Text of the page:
This is Not a Film/The Kid with a Bike
Silver Linings Playbook/Anna Karenina
Moonrise Kingdom/The Intouchables
Argo/Girl Model
The Exorcist/The Thing

Review: Girl Model (2012, Redmon & Sabin)


Always lingering in the back of the mind while watching the new documentary Girl Model is the opening sequence, featuring scores of barely-clad teenage girls in Siberia being strutted forth like cattle in order to be critiqued as they fight for the decidedly awful position young Nadya Vall finds herself in.

Girl Model takes a cinema vérité approach, which just happens to be my favorite kind of documentary. It may have a distance that prevents a true excavation of the issue at hand, but the tip-of-the-iceberg strategy works better because of the narrow first-hand look that we do get. We don’t have to be geniuses to conclude that these are not regionally restricted issues. I’ll take a documentary that is constricted but more intimate over a broad but deeply investigational doc any day of the week.

At 13 years old, Nadya is a blank slate. She describes herself as a plain “grey mouse”, but she’s at an age where everything is unformed, as up for grabs as it gets. She doesn’t know who she is or who she wants to be; but is at that point where possible answers to such big picture questions will begin to emerge. What she does know is that home life is unfulfilling and she wants to expand her horizons, experience the otherness of city-life and help support her family. Nadya isn’t exactly compelling subject fodder, that is precisely what makes her cipher-like representational qualities all the more resonant. She’s just one out of a never-ending number searching for a needle in a haystack. Lucky for her, she fits the pre-pubescent aesthetic the Japanese market so preciously covets.

The involvement of her parents is a tricky one. Sure, they love and care about her. Yet they pin their hopes of rebuilding their house on the money they expect their daughter to make abroad. They do not suspect being had, but the central action of sending their barely teenage daughter to Japan by herself is hard to justify and even harder not to judge even if modeling is seen as an ‘only way out’ option to strive for.

The well-oiled scamming machine these modeling agencies demonstrate is more than a little reprehensible if not at all surprising. And surely Noah Models represents neither the best nor worst of the bunch. Certain agencies must at least adhere to some kind of respectable age range and/or not employ largely exploitative contractual obligations. On the other side of the coin, modeling scout Ashley Arbaugh speaks of the elephant in the room, underage prostitution, as something that is relatively commonplace for agencies to engage in simultaneously. Of course, in typical Ashley fashion, she absolves herself of complicity by stating that while she knows of this trend within the industry, she stays away from those kinds of transactions. She then doubles back, pondering whether modeling at that age is somehow harder than prostitution. Ahh, but that’s Ashley for ya; more on her later. The central issue at hand in Girl Model is in the title; 13 is an irreparably damaging age for girls to be throwing themselves, and all of their hopes and dreams, into this industry.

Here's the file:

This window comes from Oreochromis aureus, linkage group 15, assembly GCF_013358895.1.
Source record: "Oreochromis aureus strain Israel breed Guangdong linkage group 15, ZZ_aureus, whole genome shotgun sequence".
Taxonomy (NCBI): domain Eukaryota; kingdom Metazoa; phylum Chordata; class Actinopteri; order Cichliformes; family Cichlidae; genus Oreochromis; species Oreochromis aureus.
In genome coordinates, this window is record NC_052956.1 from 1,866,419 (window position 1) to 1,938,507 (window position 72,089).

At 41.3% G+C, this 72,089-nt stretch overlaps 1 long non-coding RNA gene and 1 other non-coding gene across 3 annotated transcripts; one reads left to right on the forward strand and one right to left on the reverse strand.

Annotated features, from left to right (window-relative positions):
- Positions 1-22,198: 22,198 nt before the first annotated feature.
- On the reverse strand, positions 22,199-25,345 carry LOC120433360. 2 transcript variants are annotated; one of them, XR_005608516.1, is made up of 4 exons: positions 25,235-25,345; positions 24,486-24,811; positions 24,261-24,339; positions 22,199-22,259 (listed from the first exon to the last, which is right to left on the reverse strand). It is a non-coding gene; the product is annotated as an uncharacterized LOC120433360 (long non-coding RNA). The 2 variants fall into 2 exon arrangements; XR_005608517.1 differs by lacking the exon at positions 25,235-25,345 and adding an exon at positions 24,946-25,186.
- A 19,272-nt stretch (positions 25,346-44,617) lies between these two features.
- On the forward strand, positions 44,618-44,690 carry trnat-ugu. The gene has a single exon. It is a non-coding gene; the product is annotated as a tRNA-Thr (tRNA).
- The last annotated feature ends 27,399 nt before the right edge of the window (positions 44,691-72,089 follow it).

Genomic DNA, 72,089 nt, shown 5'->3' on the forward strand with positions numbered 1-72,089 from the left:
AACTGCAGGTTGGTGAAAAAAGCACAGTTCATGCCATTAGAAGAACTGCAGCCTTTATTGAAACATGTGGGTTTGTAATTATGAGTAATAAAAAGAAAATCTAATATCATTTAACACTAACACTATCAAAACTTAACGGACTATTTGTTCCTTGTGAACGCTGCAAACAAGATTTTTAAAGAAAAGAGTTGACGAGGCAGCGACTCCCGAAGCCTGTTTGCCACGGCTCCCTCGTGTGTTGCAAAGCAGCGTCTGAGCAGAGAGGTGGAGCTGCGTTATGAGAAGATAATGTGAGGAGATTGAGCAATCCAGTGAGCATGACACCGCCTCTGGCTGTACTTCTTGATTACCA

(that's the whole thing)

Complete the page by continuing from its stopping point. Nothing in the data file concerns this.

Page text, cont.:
This  vérité approach of directors David Redmon and A. Sabin make the topic’s girth of humanistic and developmental evils readily apparent. Nadya is abandoned at the airport, left to figure out where she is staying despite being in another country alone and unable to speak the language. For two months she is schlepped around to go-sees where she is judged and subsequently not chosen, all while being further isolated by the language barrier. She does intermittent photoshoots but is not paid for them (despite being supposedly promised a minimum of $8,000 worth of work in the contract) or given any access to the people who hired her. Her apartment is dingy and she is left to support herself, putting her and her family into debt. The contracts at the agency are purposely elusive, and in English, giving Noah total control and the model none. Nadya is depicted as a deer caught in the headlights for the film’s entirety. Exhausted, confused and hurt, she just wants to go home.

Ashley Arbaugh, who suggested the subject of the documentary to the directors, is an odd duck. An odd and almost impossibly self-absorbed duck who sees the doc as a twisted vanity project. As a teenager, she tried her hand at modeling, going to Japan just like the girls she recruits. She loathed it and kept a video diary that, as far as the chosen clips suggest, support her claims of misery. Yet she stays in the industry, now making promises she knows will not be kept to other young girls. Her business associates are troubling men. One is Tigran, a skeevy slimeball of a man who has convinced himself he is educating these girls in a biblical kind of calling. He goes so far as to bring the “hard-headed’ ones to the morgue to look at fallen youths and occasionally to witness an autopsy…? Yeah, I couldn’t tell you the logic behind it either; everything about him is vague. His appearances are bizarrely manufactured in a way the filmmakers cannot get a handle on or control (based on interviews with the directors, this was certainly the case). His agency, whatever part he has in it, is a machine. All we know about a Japanese businessman we meet is that he evades questions that are asked of him by the documentarians and that he, as Ashley says with clear discomfort, “likes girls”.